Aching, throbbing, and constantly trying to change sleeping positions can make it hard to fall — and stay — asleep when experiencing occipital neuralgia. This can then become a cycle, as lack of sleep can make your condition worse.

If you’ve ever tried sleeping while in pain, you know how difficult this can be. The headaches and neck-area pains caused by occipital neuralgia are no exception, and the pain can often feel worse at night.

If you’re currently being treated for occipital neuralgia, consider speaking with a doctor about difficulties with insomnia. In the meantime, here are some ways you can help encourage better sleep while managing this painful nerve condition.

Since occipital neuralgia pain tends to start around the base of your head and spread, adjusting your sleep position may help prevent some additional pressure that can worsen head, neck, and scalp pain.

For some people, even the slightest movements may trigger occipital neuralgia symptoms. A comfortable sleep position can help reduce the tendency of tossing and turning at night, which may reduce your risk of subsequent head movement and pain.

Consider the following tips that can help:

  • Lie on your back: This reduces the risk of placing pressure on your nerves and subsequent pain. A 2019 study found that supine positions complement occipital nerve block treatments for certain types of headaches.
  • Use a supportive pillow: Supporting your neck with a pillow can help keep your head in place while also keeping your spine aligned.
  • Keep your bedroom comfortable: Dark, cool rooms encourage better sleep, which can also reduce your risk of making sudden movements at night.

A supportive pillow is one way you can help ensure that you stay in a comfortable sleeping position and minimize neck and head pain from occipital neuralgia.

When searching online, you’ll find a lot of pillows from companies that promise pain relief from conditions like occipital neuralgia. This may also require a bit of trial and error on your part until you’ve found the best match.

In general, though, an ideal type of pillow for occipital neuralgia is one that is:

  • made from either memory foam or latex
  • breathable or cooling
  • washable

In addition to specific sleep positions, there are other steps you can take to make yourself more comfortable at night to encourage better sleep. Consider the following ways you can help promote better sleep hygiene:

  • Try to get at least 7–8 hours of sleep every night.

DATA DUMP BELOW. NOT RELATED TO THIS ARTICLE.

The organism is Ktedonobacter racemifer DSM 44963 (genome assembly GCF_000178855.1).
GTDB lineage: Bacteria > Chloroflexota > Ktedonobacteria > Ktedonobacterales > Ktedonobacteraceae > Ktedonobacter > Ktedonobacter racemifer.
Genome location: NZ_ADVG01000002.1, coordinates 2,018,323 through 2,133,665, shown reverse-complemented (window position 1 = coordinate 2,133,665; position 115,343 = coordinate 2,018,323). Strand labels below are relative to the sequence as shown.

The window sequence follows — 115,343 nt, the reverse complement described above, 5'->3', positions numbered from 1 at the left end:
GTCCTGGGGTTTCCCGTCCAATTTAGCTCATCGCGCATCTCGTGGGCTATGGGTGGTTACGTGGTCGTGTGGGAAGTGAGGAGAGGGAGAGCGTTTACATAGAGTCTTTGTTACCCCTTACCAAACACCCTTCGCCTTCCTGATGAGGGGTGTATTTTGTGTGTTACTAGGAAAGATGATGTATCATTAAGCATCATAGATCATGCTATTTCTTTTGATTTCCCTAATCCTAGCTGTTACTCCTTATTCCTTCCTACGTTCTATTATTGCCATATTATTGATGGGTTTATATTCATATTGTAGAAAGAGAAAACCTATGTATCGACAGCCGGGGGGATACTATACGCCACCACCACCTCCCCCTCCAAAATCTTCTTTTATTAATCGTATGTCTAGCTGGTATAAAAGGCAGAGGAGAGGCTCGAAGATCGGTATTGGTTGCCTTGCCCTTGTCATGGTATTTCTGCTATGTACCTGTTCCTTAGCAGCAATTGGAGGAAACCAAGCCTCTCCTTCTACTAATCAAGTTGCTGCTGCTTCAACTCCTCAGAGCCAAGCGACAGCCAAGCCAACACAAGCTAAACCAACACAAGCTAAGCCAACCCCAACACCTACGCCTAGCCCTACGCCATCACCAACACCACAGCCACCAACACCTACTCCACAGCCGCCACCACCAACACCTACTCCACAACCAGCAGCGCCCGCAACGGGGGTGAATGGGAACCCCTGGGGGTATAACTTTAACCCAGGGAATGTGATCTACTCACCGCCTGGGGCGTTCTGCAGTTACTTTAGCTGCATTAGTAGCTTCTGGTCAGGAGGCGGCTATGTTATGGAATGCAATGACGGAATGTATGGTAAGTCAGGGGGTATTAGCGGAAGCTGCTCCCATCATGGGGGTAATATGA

• Establish a regular sleep schedule, and stick with it on weekends.
  • Avoid alcohol, large meals, and excess fluids right before bedtime.
  • Limit caffeine intake to mornings only.
  • Avoid nicotine.
  • Turn off your phone, television, and other electronics devices 30 minutes before going to bed.
  • Keep your bedroom dark and at a cool temperature.
  • Try relaxing activities before bedtime, such as gentle stretching, meditation, or a warm bath.
  • Exercise regularly, but avoid working out in the evening hours, since this may disrupt sleep later on.
  • Apply a heat pad or warm compress to your neck for pain relief.
  • Take over-the-counter (OTC) pain relievers for acute pain (on an occasional basis, and only if recommended by a doctor)

If you’re still struggling to get sleep at night from occipital neuralgia, it may be time to contact a doctor for help.

These can be signs that your treatment plan may need adjustment. Treatment options for pain from occipital neuralgia may include:

You should also call a doctor even if you haven’t received a diagnosis of occipital neuralgia but think you may be dealing with possible symptoms at night. Pain from this rare nerve condition often starts in the base of your head, and may spread to your:

  • back part of your head
  • scalp
  • eyes
  • ears
  • forehead

Unlike migraine, the above symptoms aren’t accompanied by sensitivity to light, aura, or nausea.

Along with discussing your symptoms and treatment plan, consider talking with a doctor about the following frequently asked questions regarding sleep and occipital neuralgia.

Can you sleep on your side with occipital neuralgia?

Sleeping on your side may aggravate occipital neuralgia, especially if you experience facial pain. Usually, with this condition one side of your head is affected at a time, though it can sometimes spread to both sides.

But, if you’re normally a side sleeper and find it difficult to sleep on your back, try using pillows that support side sleeping. Placing a pillow between your knees can also promote spinal alignment while sleeping in this position.

What makes occipital neuralgia worse at night?

Occipital neuralgia stems from nerve damage that causes throbbing, burning, and shooting pain through the scalp. When you’re trying to sleep, you aren’t exposed to other stimuli that might otherwise distract you from pain, which can make it more noticeable.

Also, insomnia is a common trigger of headaches, which can partly explain why you might be experiencing worsening occipital neuralgia pain more generally.

There’s currently no cure for occipital neuralgia. Management depends on medications, therapies, and lifestyle adjustments.

Getting enough sleep can also help you manage occipital neuralgia related pain, but it can often be difficult to fall asleep with this condition. The right sleep positions, quality pillows, and good sleep hygiene techniques can all help.

If you still struggle with insomnia despite making these changes, consider seeing a doctor for help.